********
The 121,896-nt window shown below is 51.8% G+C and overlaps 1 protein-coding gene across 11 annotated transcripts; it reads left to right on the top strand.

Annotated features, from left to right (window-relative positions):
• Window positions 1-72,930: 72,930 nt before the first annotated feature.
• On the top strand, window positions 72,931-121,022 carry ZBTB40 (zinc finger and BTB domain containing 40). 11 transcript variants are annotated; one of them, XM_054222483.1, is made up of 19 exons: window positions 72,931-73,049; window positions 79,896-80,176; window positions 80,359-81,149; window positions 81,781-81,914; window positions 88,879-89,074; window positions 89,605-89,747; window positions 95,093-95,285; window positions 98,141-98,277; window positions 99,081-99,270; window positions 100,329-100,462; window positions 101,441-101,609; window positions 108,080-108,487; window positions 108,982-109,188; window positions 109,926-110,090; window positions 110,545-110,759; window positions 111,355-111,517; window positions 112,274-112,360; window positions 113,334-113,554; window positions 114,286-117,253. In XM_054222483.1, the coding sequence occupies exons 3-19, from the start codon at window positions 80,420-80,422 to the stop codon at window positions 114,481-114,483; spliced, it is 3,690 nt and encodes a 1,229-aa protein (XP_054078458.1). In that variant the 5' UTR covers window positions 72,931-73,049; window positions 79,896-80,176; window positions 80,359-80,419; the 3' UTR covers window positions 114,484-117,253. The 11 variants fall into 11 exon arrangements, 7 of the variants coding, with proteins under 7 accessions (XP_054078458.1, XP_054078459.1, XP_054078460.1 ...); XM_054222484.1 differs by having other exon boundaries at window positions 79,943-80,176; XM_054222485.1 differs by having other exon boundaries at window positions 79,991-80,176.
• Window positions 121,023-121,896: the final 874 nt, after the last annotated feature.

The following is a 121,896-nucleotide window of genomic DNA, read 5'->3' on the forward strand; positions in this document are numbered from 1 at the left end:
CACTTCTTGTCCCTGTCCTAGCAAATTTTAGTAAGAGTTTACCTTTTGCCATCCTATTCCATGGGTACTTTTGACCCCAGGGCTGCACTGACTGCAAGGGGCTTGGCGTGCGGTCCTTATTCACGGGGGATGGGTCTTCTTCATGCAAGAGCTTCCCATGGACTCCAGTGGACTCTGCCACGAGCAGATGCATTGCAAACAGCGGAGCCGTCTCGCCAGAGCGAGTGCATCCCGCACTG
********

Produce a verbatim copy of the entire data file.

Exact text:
The 121,896-nt window shown below is 51.8% G+C and overlaps 1 protein-coding gene across 11 annotated transcripts; it reads left to right on the top strand.

Annotated features, from left to right (window-relative positions):
• Window positions 1-72,930: 72,930 nt before the first annotated feature.
• On the top strand, window positions 72,931-121,022 carry ZBTB40 (zinc finger and BTB domain containing 40). 11 transcript variants are annotated; one of them, XM_054222483.1, is made up of 19 exons: window positions 72,931-73,049; window positions 79,896-80,176; window positions 80,359-81,149; window positions 81,781-81,914; window positions 88,879-89,074; window positions 89,605-89,747; window positions 95,093-95,285; window positions 98,141-98,277; window positions 99,081-99,270; window positions 100,329-100,462; window positions 101,441-101,609; window positions 108,080-108,487; window positions 108,982-109,188; window positions 109,926-110,090; window positions 110,545-110,759; window positions 111,355-111,517; window positions 112,274-112,360; window positions 113,334-113,554; window positions 114,286-117,253. In XM_054222483.1, the coding sequence occupies exons 3-19, from the start codon at window positions 80,420-80,422 to the stop codon at window positions 114,481-114,483; spliced, it is 3,690 nt and encodes a 1,229-aa protein (XP_054078458.1). In that variant the 5' UTR covers window positions 72,931-73,049; window positions 79,896-80,176; window positions 80,359-80,419; the 3' UTR covers window positions 114,484-117,253. The 11 variants fall into 11 exon arrangements, 7 of the variants coding, with proteins under 7 accessions (XP_054078458.1, XP_054078459.1, XP_054078460.1 ...); XM_054222484.1 differs by having other exon boundaries at window positions 79,943-80,176; XM_054222485.1 differs by having other exon boundaries at window positions 79,991-80,176.
• Window positions 121,023-121,896: the final 874 nt, after the last annotated feature.

The following is a 121,896-nucleotide window of genomic DNA, read 5'->3' on the forward strand; positions in this document are numbered from 1 at the left end:
CACTTCTTGTCCCTGTCCTAGCAAATTTTAGTAAGAGTTTACCTTTTGCCATCCTATTCCATGGGTACTTTTGACCCCAGGGCTGCACTGACTGCAAGGGGCTTGGCGTGCGGTCCTTATTCACGGGGGATGGGTCTTCTTCATGCAAGAGCTTCCCATGGACTCCAGTGGACTCTGCCACGAGCAGATGCATTGCAAACAGCGGAGCCGTCTCGCCAGAGCGAGTGCATCCCGCACTG